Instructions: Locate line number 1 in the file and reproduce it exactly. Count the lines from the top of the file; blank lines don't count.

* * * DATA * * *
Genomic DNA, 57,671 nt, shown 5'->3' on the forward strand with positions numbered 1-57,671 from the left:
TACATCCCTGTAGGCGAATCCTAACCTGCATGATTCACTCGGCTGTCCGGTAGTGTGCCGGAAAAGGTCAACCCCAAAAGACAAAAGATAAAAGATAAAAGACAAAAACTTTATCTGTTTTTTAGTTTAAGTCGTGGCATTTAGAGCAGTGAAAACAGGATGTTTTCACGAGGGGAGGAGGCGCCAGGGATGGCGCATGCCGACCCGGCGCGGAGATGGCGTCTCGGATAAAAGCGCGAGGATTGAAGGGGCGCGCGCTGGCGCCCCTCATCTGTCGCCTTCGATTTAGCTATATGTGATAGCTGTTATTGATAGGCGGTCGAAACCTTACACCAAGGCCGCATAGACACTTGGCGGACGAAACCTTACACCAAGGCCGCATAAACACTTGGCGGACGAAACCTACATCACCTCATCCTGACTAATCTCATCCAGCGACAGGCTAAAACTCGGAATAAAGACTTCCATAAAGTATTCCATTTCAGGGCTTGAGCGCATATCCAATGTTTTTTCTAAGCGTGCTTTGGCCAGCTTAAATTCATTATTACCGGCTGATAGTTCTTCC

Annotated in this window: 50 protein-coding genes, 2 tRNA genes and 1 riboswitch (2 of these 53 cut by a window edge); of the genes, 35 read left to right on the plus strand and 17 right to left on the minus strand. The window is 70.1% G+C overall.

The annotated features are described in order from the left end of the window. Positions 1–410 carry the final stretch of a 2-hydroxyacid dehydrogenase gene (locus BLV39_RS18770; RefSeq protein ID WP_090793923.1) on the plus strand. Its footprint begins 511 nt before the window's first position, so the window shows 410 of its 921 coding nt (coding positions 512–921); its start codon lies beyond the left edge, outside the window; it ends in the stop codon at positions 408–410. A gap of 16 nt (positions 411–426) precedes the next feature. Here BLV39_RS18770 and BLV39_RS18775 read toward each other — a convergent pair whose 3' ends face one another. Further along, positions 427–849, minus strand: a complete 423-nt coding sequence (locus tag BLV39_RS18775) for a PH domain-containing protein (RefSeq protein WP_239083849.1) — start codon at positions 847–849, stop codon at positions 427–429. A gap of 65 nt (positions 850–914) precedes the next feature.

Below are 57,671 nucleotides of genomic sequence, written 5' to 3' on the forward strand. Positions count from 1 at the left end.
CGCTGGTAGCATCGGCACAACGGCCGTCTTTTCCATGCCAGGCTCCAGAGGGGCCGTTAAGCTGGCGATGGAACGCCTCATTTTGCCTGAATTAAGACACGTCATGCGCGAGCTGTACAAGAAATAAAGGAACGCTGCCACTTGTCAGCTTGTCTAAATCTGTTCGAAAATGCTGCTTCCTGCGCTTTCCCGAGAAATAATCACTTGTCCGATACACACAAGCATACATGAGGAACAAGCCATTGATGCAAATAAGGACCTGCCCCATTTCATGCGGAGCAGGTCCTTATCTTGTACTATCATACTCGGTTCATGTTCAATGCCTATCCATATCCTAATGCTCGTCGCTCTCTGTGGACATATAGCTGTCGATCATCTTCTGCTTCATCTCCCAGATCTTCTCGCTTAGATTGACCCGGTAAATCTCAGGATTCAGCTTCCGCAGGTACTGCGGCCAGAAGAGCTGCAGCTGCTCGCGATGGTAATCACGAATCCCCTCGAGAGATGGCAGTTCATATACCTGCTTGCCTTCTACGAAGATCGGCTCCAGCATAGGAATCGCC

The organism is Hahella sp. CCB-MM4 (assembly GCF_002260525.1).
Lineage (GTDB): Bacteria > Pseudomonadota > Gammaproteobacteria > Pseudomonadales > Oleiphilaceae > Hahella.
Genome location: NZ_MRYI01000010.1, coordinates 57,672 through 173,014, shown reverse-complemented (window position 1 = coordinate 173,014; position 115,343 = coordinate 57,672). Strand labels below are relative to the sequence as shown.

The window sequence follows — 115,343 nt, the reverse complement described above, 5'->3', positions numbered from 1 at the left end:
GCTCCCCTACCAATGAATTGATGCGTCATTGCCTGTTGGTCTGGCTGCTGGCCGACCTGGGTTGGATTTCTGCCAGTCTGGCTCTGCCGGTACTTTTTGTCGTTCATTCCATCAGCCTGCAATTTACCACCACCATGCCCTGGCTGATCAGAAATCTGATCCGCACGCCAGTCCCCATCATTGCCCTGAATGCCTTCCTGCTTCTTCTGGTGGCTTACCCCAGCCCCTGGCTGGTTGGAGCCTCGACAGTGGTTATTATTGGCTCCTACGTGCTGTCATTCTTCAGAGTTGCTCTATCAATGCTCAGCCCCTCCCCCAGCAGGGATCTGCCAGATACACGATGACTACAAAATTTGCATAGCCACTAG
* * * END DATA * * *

Genomic DNA, 57,671 nt, shown 5'->3' on the forward strand with positions numbered 1-57,671 from the left: